When the roots are showing at the bottom of the pot, it’s time to move tomato seedlings to a bigger home

I put compost mixed with vermiculite at the bottom of a larger pot, tip the tomato plant out into my hand and place it into the new container.  I then tuck more compost around the plant, burying the stem right up to the first (seedling) leaves – this is because the plant will make more roots from the buried stem and you’ll end up with a stronger plant. 

A nice drink of water to settle the roots and then positioned back in their bright indoor spot – the job’s done, and we can move on to the next one!  I made a short video of the process – link at the end.

Tomato plants being watered
Tomatoes need a good drink to settle them into their new pots

Gardening shorts

  • If you have a nice warm spot or propagator indoors, sow some half-hardy annuals now for colour in high summer – zinnias, morning glory (Ipomoea) Amaranthus caudatus, Thunbergia….. – all will make a gorgeous splash which can last right up until the first frosts of next winter.
Sow seeds of Thunbergia for a shot of wonderful high summer colour
  • Indulge me for a minute – just writing that last entry, made me think again about botanical Latin, and its superb way of telling you what a plant is like or where it likes to grow. ‘Caudatus’ means ‘tailed’ – precisely what an Amaranthus flower looks like.  The accuracy can be mind-blowing – botanical Latin dictionaries give FIFTY different words for white – snowy-white (niveus), chalky-white (cretaceous) etc. Oh, and in case you’re wondering, Amaranthus is Ancient Greek for ‘not fading’, which certainly applies to many of this species.  Isn’t that brilliant!  Sorry, these old Classics teachers just can’t help themselves sometimes! 
Amaranthus caudatus – ‘Long-lasting tailed plant’ – totally accurate!
  • Caroline and I bought delightfully cheap camellias from Lidl last month, but there’s no way that I can grow mine in my light chalky soil – its leaves would turn sickly yellow, and it would eventually just turn up its toes in disgust. Camellias are acid-lovers, as are trilliums, Pieris, most magnolias and heathers and lots of other plants.  So I will be growing it in a large pot filled with specially-mixed ericaceous compost, and hope that it will find a very happy home there.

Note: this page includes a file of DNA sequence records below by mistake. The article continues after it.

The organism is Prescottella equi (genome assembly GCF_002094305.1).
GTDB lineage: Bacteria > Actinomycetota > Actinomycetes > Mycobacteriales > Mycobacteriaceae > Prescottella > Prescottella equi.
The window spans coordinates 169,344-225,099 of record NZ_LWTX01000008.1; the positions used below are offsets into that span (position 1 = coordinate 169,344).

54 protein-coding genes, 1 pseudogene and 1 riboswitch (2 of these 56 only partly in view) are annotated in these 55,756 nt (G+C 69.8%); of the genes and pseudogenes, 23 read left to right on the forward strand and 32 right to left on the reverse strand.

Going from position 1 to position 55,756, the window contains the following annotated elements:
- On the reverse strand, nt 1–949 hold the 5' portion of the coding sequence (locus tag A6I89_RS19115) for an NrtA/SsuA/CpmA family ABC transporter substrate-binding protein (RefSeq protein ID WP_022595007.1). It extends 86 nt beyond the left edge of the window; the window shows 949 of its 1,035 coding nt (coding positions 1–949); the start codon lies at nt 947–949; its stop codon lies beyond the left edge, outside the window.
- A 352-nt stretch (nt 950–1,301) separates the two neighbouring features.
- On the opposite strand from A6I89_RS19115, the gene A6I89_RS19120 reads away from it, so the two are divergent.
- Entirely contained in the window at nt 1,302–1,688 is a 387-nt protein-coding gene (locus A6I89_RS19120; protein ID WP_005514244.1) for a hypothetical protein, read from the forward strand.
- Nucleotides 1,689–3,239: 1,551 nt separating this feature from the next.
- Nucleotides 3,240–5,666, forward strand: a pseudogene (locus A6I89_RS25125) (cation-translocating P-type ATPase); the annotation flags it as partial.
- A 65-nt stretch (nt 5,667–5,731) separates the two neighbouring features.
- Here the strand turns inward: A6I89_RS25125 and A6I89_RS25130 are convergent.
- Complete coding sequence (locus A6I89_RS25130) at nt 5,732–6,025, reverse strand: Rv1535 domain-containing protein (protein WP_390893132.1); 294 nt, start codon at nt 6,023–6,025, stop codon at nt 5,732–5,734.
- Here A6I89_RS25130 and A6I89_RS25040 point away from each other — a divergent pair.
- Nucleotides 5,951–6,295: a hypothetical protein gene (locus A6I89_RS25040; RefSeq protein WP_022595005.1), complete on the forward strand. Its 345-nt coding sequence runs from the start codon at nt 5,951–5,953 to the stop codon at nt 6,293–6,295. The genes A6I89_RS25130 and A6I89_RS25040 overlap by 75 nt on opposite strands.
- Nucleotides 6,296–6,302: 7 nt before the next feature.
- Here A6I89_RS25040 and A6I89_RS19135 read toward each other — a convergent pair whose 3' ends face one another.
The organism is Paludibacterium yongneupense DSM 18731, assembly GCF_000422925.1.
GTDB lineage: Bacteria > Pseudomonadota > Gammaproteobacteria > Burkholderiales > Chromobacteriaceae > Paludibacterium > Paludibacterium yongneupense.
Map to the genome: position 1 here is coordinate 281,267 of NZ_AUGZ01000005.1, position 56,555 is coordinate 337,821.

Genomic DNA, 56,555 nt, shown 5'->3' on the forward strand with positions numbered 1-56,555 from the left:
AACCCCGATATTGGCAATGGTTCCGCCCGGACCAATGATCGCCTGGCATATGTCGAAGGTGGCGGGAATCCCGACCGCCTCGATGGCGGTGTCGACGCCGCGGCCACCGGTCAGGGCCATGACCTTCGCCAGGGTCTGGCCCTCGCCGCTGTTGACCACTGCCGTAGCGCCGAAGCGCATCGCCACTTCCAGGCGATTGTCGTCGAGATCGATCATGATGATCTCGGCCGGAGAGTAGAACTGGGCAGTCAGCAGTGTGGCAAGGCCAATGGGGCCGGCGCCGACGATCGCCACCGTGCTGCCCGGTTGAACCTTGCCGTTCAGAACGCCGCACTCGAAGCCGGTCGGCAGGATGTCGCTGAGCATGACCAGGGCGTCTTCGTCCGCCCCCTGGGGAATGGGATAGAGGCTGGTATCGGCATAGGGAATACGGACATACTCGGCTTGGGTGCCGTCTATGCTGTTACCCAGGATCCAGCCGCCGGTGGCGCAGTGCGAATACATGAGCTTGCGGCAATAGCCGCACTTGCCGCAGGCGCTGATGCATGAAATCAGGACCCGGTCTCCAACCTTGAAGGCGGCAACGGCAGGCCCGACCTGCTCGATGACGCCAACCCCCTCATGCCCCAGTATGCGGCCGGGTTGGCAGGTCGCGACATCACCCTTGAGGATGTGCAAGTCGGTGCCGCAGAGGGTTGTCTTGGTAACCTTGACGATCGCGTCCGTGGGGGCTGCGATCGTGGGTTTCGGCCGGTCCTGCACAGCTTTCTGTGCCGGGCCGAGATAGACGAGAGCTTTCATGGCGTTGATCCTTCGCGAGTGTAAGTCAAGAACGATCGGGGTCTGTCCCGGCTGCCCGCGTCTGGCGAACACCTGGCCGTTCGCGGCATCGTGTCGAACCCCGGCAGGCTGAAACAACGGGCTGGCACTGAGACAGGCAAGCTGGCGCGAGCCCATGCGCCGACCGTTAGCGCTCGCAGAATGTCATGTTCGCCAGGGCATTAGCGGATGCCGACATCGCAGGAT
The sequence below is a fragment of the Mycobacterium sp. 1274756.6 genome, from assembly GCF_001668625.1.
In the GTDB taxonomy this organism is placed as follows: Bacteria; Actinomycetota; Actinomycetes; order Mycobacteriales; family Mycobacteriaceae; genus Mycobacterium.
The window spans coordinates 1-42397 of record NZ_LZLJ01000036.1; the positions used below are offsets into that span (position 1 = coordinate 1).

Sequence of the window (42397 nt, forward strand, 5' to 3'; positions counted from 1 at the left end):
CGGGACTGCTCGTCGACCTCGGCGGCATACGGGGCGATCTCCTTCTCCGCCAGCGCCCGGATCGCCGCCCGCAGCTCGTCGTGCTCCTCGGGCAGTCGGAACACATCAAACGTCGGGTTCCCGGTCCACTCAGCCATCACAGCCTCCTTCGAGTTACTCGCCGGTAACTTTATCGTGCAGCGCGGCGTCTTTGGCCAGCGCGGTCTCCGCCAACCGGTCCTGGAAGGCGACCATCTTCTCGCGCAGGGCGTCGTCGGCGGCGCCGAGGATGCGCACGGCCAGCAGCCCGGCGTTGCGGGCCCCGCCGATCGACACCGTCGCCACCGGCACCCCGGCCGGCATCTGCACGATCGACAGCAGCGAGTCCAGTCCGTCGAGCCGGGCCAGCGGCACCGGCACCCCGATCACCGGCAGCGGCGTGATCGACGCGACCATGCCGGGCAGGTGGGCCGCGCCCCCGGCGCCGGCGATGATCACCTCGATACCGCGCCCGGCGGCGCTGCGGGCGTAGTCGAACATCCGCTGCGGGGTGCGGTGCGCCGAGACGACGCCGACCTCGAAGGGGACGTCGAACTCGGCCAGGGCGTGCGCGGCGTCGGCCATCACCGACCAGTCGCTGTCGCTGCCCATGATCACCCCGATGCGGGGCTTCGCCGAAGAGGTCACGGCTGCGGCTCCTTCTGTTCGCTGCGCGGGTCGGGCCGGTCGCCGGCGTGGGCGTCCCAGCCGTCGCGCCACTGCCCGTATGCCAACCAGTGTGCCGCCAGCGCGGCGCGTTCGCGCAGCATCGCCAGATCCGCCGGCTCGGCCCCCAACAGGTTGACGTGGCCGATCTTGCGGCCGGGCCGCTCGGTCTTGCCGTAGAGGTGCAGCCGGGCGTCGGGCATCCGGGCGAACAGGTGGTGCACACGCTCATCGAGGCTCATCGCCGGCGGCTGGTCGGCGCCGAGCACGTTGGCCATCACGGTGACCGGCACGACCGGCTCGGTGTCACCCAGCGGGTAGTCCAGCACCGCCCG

Camellia Yuletide
Camellias need an acid soil to thrive, so I must buy some ericaceous compost for mine

Here’s our course on growing edibles which proved so popular during the pandemic.

This is our little book on veg growing which is on offer at the moment.

This is my short video about potting on tomatoes

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Over the next three weekends we’ll be doing free ‘P&P’ offers on some of our garden tools, starting with this super container weeder and shrub rake. (Just add the coupon code FREE23 at the checkout!)

By the3growbags

We're three sisters who love gardening, plants and even the science of horticulture but we're not all experts. We'd love everyone even remotely interested in their gardens to be part of our blogsite.

3 replies on “Bursting out all over! Grow-how tips for April”

Hi, enjoyed your blog as I always do. We’ve just built a couple of raised beds so you’re very timely with your encouragement to have a go at some edibles, thanks. I’m actually going to try and encourage my husband to take up the reins on this as he enjoyed building them so much! I clicked on the link for the online vegetable course that you ran during the pandemic but it said ‘Page Not Found’. Could you point me in the right direction please then I can carry on encouraging/strongly suggesting that he has a go! Thanks so much. Already looking forward to seeing next week’s blog.

I would urge Laura to turn to ‘no-dig’ when creating a new bed from turf, or indeed any ground. There is so much goodness and natural soil structure on that spade of hers which could be of immediate benefit to the plants she wants to grow.